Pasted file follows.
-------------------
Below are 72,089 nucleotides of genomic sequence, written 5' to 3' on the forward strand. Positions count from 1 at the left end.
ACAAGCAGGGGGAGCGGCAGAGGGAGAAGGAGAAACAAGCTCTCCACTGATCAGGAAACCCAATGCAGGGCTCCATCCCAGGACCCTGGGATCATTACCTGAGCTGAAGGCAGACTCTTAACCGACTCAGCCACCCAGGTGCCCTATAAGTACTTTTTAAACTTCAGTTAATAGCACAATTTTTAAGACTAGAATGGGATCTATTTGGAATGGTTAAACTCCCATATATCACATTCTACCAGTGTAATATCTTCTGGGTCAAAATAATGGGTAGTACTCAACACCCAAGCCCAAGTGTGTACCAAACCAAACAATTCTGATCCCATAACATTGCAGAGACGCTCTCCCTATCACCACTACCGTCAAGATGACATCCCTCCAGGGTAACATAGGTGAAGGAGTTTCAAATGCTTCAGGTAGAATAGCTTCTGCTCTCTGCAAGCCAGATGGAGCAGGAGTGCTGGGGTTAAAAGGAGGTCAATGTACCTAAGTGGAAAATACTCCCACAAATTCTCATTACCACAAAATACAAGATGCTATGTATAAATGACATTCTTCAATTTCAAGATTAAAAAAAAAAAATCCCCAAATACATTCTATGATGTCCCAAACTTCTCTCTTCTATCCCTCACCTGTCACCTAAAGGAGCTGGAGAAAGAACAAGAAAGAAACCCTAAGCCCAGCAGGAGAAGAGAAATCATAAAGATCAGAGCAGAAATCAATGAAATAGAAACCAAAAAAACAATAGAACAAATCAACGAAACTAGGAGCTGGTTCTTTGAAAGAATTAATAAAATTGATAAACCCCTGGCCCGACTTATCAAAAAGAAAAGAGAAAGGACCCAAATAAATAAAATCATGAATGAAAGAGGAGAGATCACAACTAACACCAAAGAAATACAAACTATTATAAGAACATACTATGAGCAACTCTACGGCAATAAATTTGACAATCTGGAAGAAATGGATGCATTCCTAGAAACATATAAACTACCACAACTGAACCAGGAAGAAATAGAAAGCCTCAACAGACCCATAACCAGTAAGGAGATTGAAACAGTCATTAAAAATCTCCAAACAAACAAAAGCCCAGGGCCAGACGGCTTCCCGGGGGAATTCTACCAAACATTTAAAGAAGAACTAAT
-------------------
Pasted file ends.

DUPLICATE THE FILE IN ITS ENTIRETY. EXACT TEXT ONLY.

Below are 72,089 nucleotides of genomic sequence, written 5' to 3' on the forward strand. Positions count from 1 at the left end.
ACAAGCAGGGGGAGCGGCAGAGGGAGAAGGAGAAACAAGCTCTCCACTGATCAGGAAACCCAATGCAGGGCTCCATCCCAGGACCCTGGGATCATTACCTGAGCTGAAGGCAGACTCTTAACCGACTCAGCCACCCAGGTGCCCTATAAGTACTTTTTAAACTTCAGTTAATAGCACAATTTTTAAGACTAGAATGGGATCTATTTGGAATGGTTAAACTCCCATATATCACATTCTACCAGTGTAATATCTTCTGGGTCAAAATAATGGGTAGTACTCAACACCCAAGCCCAAGTGTGTACCAAACCAAACAATTCTGATCCCATAACATTGCAGAGACGCTCTCCCTATCACCACTACCGTCAAGATGACATCCCTCCAGGGTAACATAGGTGAAGGAGTTTCAAATGCTTCAGGTAGAATAGCTTCTGCTCTCTGCAAGCCAGATGGAGCAGGAGTGCTGGGGTTAAAAGGAGGTCAATGTACCTAAGTGGAAAATACTCCCACAAATTCTCATTACCACAAAATACAAGATGCTATGTATAAATGACATTCTTCAATTTCAAGATTAAAAAAAAAAAATCCCCAAATACATTCTATGATGTCCCAAACTTCTCTCTTCTATCCCTCACCTGTCACCTAAAGGAGCTGGAGAAAGAACAAGAAAGAAACCCTAAGCCCAGCAGGAGAAGAGAAATCATAAAGATCAGAGCAGAAATCAATGAAATAGAAACCAAAAAAACAATAGAACAAATCAACGAAACTAGGAGCTGGTTCTTTGAAAGAATTAATAAAATTGATAAACCCCTGGCCCGACTTATCAAAAAGAAAAGAGAAAGGACCCAAATAAATAAAATCATGAATGAAAGAGGAGAGATCACAACTAACACCAAAGAAATACAAACTATTATAAGAACATACTATGAGCAACTCTACGGCAATAAATTTGACAATCTGGAAGAAATGGATGCATTCCTAGAAACATATAAACTACCACAACTGAACCAGGAAGAAATAGAAAGCCTCAACAGACCCATAACCAGTAAGGAGATTGAAACAGTCATTAAAAATCTCCAAACAAACAAAAGCCCAGGGCCAGACGGCTTCCCGGGGGAATTCTACCAAACATTTAAAGAAGAACTAAT